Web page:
The Big Issue : Edition 581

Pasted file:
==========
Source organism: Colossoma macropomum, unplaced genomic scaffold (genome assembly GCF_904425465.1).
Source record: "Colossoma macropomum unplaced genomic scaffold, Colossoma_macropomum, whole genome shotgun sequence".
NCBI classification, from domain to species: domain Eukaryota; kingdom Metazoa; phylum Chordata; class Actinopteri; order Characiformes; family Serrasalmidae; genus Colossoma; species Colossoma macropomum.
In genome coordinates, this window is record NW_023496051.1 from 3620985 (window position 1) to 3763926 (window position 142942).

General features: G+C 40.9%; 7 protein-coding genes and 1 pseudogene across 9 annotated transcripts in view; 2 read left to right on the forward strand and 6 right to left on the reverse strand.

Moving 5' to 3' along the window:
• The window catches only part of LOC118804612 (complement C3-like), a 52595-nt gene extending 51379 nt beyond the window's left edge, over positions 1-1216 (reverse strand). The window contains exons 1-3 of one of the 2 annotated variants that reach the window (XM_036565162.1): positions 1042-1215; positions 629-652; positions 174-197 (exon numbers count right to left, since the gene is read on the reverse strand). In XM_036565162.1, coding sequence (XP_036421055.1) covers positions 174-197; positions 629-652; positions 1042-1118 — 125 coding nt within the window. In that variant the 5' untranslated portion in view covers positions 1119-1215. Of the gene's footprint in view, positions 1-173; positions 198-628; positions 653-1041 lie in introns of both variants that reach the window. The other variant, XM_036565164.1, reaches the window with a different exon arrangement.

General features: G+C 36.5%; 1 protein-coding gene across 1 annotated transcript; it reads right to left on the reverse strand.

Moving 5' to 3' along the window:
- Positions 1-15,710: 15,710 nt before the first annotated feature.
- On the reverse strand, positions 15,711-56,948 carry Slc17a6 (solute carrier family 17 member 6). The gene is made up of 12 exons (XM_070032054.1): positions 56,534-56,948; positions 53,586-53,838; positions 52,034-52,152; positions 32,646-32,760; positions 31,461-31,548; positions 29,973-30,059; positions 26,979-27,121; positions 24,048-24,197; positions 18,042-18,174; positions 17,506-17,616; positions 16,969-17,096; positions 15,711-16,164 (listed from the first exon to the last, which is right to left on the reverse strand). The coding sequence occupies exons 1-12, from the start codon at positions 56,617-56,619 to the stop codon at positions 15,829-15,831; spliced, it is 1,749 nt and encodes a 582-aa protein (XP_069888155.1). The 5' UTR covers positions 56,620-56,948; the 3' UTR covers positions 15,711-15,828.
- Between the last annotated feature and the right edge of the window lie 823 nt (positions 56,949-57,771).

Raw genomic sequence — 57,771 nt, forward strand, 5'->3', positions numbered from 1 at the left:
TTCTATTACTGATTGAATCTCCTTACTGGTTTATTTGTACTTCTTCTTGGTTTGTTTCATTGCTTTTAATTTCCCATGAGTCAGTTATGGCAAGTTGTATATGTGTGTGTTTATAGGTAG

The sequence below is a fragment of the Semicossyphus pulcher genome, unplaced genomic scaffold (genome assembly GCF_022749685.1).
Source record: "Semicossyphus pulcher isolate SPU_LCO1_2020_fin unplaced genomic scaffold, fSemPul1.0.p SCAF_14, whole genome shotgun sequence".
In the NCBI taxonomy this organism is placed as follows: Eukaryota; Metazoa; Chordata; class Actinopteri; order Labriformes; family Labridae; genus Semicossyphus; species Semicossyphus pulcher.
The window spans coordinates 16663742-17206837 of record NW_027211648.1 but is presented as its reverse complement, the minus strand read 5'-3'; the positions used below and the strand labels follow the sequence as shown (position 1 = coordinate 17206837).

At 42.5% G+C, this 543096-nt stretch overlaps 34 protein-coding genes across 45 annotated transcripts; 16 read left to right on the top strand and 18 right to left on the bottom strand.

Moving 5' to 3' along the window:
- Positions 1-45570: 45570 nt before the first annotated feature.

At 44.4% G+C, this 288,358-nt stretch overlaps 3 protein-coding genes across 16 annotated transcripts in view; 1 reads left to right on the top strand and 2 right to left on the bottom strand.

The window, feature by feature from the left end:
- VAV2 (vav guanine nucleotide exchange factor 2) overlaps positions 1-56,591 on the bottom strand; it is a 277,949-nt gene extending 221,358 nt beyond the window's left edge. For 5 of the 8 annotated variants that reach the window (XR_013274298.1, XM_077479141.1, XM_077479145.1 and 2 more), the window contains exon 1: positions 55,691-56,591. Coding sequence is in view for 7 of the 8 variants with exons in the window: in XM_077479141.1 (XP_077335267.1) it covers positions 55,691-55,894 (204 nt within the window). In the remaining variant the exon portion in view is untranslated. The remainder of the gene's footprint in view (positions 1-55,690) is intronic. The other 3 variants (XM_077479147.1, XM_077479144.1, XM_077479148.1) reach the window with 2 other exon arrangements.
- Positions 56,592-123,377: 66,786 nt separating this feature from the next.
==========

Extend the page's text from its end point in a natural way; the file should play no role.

BOOKS THEBIGISSUE.ORG.AU 22 FEB–7 MAR 2019 37 The title of Graeme Simsion’s latest Rosie book should probably be called The Hudson Result, because the final book in the successful trilogy deals largely with the relationship between Don Tillman and his 11-year-old son, Hudson. After a spell in New York, the family is now back in inner-city Melbourne following Rosie’s new job, but the tween’s difficulty settling into school prompts the principal to suggest he be assessed for autism. Hudson’s particular personality traits remind Don of his own problems growing up, with The Rosie Result exploring the nuances of being on the autism spectrum for both father and child. Don also opens up a bar, to exploit the superior cocktail-making abilities readers will remember from the first two books in the series. Fans of those will be delighted to find out what happens to everyone’s favourite maladroit, and Simsion rounds it all up with his usual mix of dry social obser vances and humour. THUY ON THE ROSIE RESULT GRAEME SIMSION Growing up is tough for everyone. Growing Up Muslim in Australia features stories rife with concerns that most people will be able to relate to, like developing a sense of identity, trying to fit in, and rebelling against parental authority. But these authors have dealt with issues most readers may not have considered – from how to be 80s fashionable when wearing the hijab, to answering questions about the motivations of terrorists who have nothing to do with you. Pajalic and Divaroren have edited a beautiful anthology with contributions from a multiplicity of Australian Muslims, from a range of backgrounds, denominations and experiences. A common thread is the feeling of not being Australian enough and not being Muslim enough, something that may resonate with those from migrant backgrounds. This thoughtful, wide-ranging anthology helps shed light on some of the challenges faced by young Australian Muslims, as well as reminding the reader that, just as there isn’t one type of Christian or atheist, there is no one type of Muslim. SHARONA LIN Why would you want to hurt someone who has less power than you? Journalist Ginger Gorman asks this question in her new book, speaking with trolls, their victims, experts, academics and law enforcement professionals. A five-year project, Troll Hunting investigates what happens when cyberhate bleeds into real life. Gorman herself was trolled online, testament to her commitment to unearthing the truth. The book excels when it surprises, such as translating complex ideas into graceful insights. The ‘Notes in the Margins’ chapters show a different side to the mainstream media’s understanding, offering one-on-one interactions between Gorman and the trolls, with flashes of unanticipated humanity glistening beneath the surface. An admirable example of immersion journalism in the post-internet age, readers looking for nonfiction that doesn’t recoil in the face of discomfort will find much to learn from. Those who anticipated a lighter read may choose to log off earlier than anticipated. NATHANIA GILSON GROWING UP MUSLIM IN AUSTRALIA ED. AMRA PAJALIC, DEMET DIVAROREN THE OTHER DAY I discovered with some dismay that an Australian “socialite” had just published a picture book. It’s not new, this tendency for celebrities of all stripes to bring out a book. Remember the infamous, thinly veiled autobiography, Swan, by supermodel Naomi Campbell; the Budgie the Little Helicopter series produced by Sarah “Fergie” Ferguson, Duchess of York; the debut novel, List of the Lost, by singer Morrissey? Every year there are always plenty of Australian sports people who release a book to coincide with Christmas. My reaction, always, is to wonder why. I imagine they don’t need the money, but maybe feel their fame is fading and there’s nothing that can legitimise their star power as much as a book with their name emblazoned on it. Not all celebrities are terrible writers; some – like Magda Szubanski, Jimmy Barnes, Ethan Hawke and Tom Hanks – can actually wield a pen with some skill. With so many incredible books coming out every day, though, most notable persons (I’m looking at you James Franco, Hilary Duff, Sean Penn and David Duchovny) should really just stick to their day jobs. THUY ON > Books Editor TROLL HUNTING GINGER GORMAN JAMES FRANCO, WRITER.